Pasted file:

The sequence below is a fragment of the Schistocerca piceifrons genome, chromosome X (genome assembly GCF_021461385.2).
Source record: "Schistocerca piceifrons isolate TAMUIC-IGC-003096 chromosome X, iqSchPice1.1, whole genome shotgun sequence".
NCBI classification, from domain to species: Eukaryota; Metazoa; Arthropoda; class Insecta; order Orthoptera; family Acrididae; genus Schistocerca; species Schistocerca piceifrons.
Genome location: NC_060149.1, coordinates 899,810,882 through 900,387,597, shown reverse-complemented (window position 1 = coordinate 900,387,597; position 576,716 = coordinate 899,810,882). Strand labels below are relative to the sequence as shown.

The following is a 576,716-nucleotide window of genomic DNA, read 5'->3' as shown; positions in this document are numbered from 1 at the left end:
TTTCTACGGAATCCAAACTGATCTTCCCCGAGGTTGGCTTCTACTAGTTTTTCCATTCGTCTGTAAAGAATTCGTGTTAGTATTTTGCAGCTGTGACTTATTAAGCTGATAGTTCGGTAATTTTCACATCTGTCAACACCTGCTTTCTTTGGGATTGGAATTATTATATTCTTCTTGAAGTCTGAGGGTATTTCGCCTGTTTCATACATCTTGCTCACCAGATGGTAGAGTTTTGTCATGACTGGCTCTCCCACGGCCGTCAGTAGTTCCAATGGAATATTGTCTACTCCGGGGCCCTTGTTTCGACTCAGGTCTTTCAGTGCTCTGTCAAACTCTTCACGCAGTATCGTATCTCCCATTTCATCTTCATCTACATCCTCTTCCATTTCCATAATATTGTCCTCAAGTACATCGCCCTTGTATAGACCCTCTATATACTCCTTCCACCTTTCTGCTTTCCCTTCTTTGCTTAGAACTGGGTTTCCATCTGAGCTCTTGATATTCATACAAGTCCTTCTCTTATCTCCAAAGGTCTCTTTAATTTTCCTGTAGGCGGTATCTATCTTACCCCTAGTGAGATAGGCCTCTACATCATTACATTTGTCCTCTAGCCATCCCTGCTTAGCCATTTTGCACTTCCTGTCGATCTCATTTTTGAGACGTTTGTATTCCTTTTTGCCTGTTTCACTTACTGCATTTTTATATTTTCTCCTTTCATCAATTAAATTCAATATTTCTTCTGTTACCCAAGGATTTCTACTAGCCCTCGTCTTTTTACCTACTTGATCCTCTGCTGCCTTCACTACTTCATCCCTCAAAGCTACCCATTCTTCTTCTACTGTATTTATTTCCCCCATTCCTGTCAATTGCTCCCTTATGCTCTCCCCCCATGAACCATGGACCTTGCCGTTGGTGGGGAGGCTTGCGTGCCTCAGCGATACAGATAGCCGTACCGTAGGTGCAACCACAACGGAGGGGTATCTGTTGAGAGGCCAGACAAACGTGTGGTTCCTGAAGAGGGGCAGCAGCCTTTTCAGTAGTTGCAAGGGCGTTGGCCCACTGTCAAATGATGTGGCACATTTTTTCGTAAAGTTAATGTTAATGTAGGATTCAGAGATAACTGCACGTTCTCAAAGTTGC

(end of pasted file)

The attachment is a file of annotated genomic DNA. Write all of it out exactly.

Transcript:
The sequence below is a fragment of the Schistocerca piceifrons genome, chromosome X (genome assembly GCF_021461385.2).
Source record: "Schistocerca piceifrons isolate TAMUIC-IGC-003096 chromosome X, iqSchPice1.1, whole genome shotgun sequence".
NCBI classification, from domain to species: Eukaryota; Metazoa; Arthropoda; class Insecta; order Orthoptera; family Acrididae; genus Schistocerca; species Schistocerca piceifrons.
Genome location: NC_060149.1, coordinates 899,810,882 through 900,387,597, shown reverse-complemented (window position 1 = coordinate 900,387,597; position 576,716 = coordinate 899,810,882). Strand labels below are relative to the sequence as shown.

The following is a 576,716-nucleotide window of genomic DNA, read 5'->3' as shown; positions in this document are numbered from 1 at the left end:
TTTCTACGGAATCCAAACTGATCTTCCCCGAGGTTGGCTTCTACTAGTTTTTCCATTCGTCTGTAAAGAATTCGTGTTAGTATTTTGCAGCTGTGACTTATTAAGCTGATAGTTCGGTAATTTTCACATCTGTCAACACCTGCTTTCTTTGGGATTGGAATTATTATATTCTTCTTGAAGTCTGAGGGTATTTCGCCTGTTTCATACATCTTGCTCACCAGATGGTAGAGTTTTGTCATGACTGGCTCTCCCACGGCCGTCAGTAGTTCCAATGGAATATTGTCTACTCCGGGGCCCTTGTTTCGACTCAGGTCTTTCAGTGCTCTGTCAAACTCTTCACGCAGTATCGTATCTCCCATTTCATCTTCATCTACATCCTCTTCCATTTCCATAATATTGTCCTCAAGTACATCGCCCTTGTATAGACCCTCTATATACTCCTTCCACCTTTCTGCTTTCCCTTCTTTGCTTAGAACTGGGTTTCCATCTGAGCTCTTGATATTCATACAAGTCCTTCTCTTATCTCCAAAGGTCTCTTTAATTTTCCTGTAGGCGGTATCTATCTTACCCCTAGTGAGATAGGCCTCTACATCATTACATTTGTCCTCTAGCCATCCCTGCTTAGCCATTTTGCACTTCCTGTCGATCTCATTTTTGAGACGTTTGTATTCCTTTTTGCCTGTTTCACTTACTGCATTTTTATATTTTCTCCTTTCATCAATTAAATTCAATATTTCTTCTGTTACCCAAGGATTTCTACTAGCCCTCGTCTTTTTACCTACTTGATCCTCTGCTGCCTTCACTACTTCATCCCTCAAAGCTACCCATTCTTCTTCTACTGTATTTATTTCCCCCATTCCTGTCAATTGCTCCCTTATGCTCTCCCCCCATGAACCATGGACCTTGCCGTTGGTGGGGAGGCTTGCGTGCCTCAGCGATACAGATAGCCGTACCGTAGGTGCAACCACAACGGAGGGGTATCTGTTGAGAGGCCAGACAAACGTGTGGTTCCTGAAGAGGGGCAGCAGCCTTTTCAGTAGTTGCAAGGGCGTTGGCCCACTGTCAAATGATGTGGCACATTTTTTCGTAAAGTTAATGTTAATGTAGGATTCAGAGATAACTGCACGTTCTCAAAGTTGC